This section is from "The Horticulturist, And Journal Of Rural Art And Rural Taste", by P. Barry, A. J. Downing, J. Jay Smith, Peter B. Mead, F. W. Woodward, Henry T. Williams. Also available from Amazon: Horticulturist and Journal of Rural Art and Rural Taste.
The frontispiece this month is illustrative of a handsome specimen of decorative rustic art in Prospect Park, Brooklyn. It is situated at the summit of a natural elevation, approached from the entrance of the Park by a walk of gradual rise, but on the other side overlooks a bank of considerable precipitate declivity. From this point there is a fine survey of nearly all portions of the Park. Towards the south is the broad expanse of the lawn, and drives and paths of the Park extending to the verge of the woods. Eastward is the expanse of the meadows, gardens and farms of Long Island, and in the distance is discerned the deep blue of the Atlantic Ocean. Northward is the magnificent reservoir of Ridgewood water, and westward is the entrance of the Park, with the broad avenue leading down to the city. The building itself is a shelter of thatched roof supported by rustic beans and posts of rough untrimmed trees and cedar wood. The floor is solid stone or tile work, and in front is an open plaza, extending a few feet outward to the fence which overlooks the bank. The shelter will accommodate about 100 persons, is provided with rustic chairs and seats for all visitors desirous of resting, or who have alighted from the carriage to gain the benefit of a better view.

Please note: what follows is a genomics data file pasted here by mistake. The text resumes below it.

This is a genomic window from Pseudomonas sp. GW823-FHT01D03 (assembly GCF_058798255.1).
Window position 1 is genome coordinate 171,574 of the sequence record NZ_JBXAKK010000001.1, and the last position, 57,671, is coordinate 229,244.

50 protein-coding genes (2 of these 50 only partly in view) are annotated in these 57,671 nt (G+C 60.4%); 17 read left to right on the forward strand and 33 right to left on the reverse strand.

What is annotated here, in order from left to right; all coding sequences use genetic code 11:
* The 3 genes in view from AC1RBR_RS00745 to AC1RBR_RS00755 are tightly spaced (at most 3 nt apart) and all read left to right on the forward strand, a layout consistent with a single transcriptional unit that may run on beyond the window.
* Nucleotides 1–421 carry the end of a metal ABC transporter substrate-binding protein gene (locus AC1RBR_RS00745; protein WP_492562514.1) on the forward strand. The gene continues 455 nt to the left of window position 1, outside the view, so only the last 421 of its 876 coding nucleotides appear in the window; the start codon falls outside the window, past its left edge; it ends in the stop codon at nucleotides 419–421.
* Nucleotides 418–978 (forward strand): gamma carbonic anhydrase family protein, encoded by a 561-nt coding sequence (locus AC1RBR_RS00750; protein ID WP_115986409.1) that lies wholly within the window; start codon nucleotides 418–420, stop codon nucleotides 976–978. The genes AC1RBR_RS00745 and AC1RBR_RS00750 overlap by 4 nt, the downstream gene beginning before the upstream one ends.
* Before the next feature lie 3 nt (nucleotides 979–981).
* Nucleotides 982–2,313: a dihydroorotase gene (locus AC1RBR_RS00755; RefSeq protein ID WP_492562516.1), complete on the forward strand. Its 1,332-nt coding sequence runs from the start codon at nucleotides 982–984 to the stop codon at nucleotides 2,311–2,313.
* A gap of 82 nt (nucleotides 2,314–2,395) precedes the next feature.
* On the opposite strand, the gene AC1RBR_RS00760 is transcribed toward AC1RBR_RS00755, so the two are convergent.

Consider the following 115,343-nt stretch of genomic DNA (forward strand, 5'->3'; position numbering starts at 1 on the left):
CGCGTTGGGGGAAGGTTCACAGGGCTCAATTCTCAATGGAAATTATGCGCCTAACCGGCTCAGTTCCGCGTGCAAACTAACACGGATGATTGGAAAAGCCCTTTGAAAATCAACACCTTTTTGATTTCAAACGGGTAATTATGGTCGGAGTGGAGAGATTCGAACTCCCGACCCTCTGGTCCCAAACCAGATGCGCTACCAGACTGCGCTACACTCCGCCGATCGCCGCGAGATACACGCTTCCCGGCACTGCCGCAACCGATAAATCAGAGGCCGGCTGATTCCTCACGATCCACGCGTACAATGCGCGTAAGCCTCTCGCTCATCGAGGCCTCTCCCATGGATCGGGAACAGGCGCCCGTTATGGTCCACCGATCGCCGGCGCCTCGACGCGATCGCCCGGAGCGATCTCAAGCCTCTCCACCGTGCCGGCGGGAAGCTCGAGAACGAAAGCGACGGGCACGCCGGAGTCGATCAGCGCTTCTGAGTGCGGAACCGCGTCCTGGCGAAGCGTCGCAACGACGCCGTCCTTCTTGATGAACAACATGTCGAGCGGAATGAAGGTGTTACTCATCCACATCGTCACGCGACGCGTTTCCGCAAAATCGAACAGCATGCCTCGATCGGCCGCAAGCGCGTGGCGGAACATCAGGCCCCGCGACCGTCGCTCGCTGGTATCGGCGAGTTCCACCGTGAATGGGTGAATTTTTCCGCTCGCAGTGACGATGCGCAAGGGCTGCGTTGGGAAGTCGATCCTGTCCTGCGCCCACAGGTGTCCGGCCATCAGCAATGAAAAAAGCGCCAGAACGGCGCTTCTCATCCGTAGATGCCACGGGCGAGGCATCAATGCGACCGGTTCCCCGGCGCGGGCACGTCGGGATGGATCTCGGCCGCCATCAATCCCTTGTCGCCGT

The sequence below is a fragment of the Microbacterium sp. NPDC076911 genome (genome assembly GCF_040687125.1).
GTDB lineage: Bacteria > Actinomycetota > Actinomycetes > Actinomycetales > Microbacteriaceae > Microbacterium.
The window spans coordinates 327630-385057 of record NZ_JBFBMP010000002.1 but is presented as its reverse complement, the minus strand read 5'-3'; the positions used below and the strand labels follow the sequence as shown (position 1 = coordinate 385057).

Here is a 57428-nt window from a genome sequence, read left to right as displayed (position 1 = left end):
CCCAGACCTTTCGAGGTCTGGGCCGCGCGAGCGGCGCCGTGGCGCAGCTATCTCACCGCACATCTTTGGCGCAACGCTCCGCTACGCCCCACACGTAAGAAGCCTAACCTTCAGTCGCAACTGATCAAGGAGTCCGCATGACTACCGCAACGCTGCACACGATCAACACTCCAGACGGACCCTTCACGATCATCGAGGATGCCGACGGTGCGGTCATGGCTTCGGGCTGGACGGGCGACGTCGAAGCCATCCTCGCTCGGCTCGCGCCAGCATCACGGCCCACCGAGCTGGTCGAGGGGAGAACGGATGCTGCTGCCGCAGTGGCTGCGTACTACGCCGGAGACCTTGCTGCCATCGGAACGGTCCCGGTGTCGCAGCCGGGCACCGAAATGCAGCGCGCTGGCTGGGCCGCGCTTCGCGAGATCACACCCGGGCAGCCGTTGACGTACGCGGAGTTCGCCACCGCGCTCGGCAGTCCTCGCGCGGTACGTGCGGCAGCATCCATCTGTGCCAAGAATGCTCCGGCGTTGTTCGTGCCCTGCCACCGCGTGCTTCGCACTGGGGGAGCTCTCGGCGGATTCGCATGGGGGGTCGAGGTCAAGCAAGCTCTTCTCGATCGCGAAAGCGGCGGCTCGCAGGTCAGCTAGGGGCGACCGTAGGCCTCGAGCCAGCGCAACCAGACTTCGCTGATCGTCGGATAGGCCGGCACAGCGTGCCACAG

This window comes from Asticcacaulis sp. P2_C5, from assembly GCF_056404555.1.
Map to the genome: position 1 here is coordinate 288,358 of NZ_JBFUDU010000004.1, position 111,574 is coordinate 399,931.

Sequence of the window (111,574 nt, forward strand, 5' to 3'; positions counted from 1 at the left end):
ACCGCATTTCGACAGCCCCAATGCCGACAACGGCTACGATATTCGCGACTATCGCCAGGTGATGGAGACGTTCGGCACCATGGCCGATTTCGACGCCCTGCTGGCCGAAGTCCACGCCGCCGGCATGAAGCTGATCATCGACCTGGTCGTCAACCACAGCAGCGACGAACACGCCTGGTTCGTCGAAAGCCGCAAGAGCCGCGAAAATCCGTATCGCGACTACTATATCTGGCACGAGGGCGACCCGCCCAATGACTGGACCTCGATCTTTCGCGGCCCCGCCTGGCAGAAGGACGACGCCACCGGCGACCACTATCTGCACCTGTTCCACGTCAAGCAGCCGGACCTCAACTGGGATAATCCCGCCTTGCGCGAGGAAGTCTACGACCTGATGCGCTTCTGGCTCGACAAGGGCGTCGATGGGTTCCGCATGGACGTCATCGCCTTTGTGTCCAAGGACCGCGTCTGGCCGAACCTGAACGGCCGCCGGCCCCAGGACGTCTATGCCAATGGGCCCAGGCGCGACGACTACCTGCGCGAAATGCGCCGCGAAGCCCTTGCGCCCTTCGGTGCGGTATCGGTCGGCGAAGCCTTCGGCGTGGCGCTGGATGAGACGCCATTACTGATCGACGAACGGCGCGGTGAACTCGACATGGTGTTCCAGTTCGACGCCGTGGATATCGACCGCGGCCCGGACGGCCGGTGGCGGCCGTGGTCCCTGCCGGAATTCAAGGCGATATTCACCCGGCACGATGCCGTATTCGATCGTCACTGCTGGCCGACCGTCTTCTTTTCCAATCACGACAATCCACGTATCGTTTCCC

Elegant equipages are constantly passing to and fro, affording life and variety to a very pretty scene. The building is thatched with straw to the depth of a foot and a half, and is fully 100 feet long. The bank immediately in front is turfed with closely out grass and planted with ornamental shrubs and evergreens. At the base is a small pool.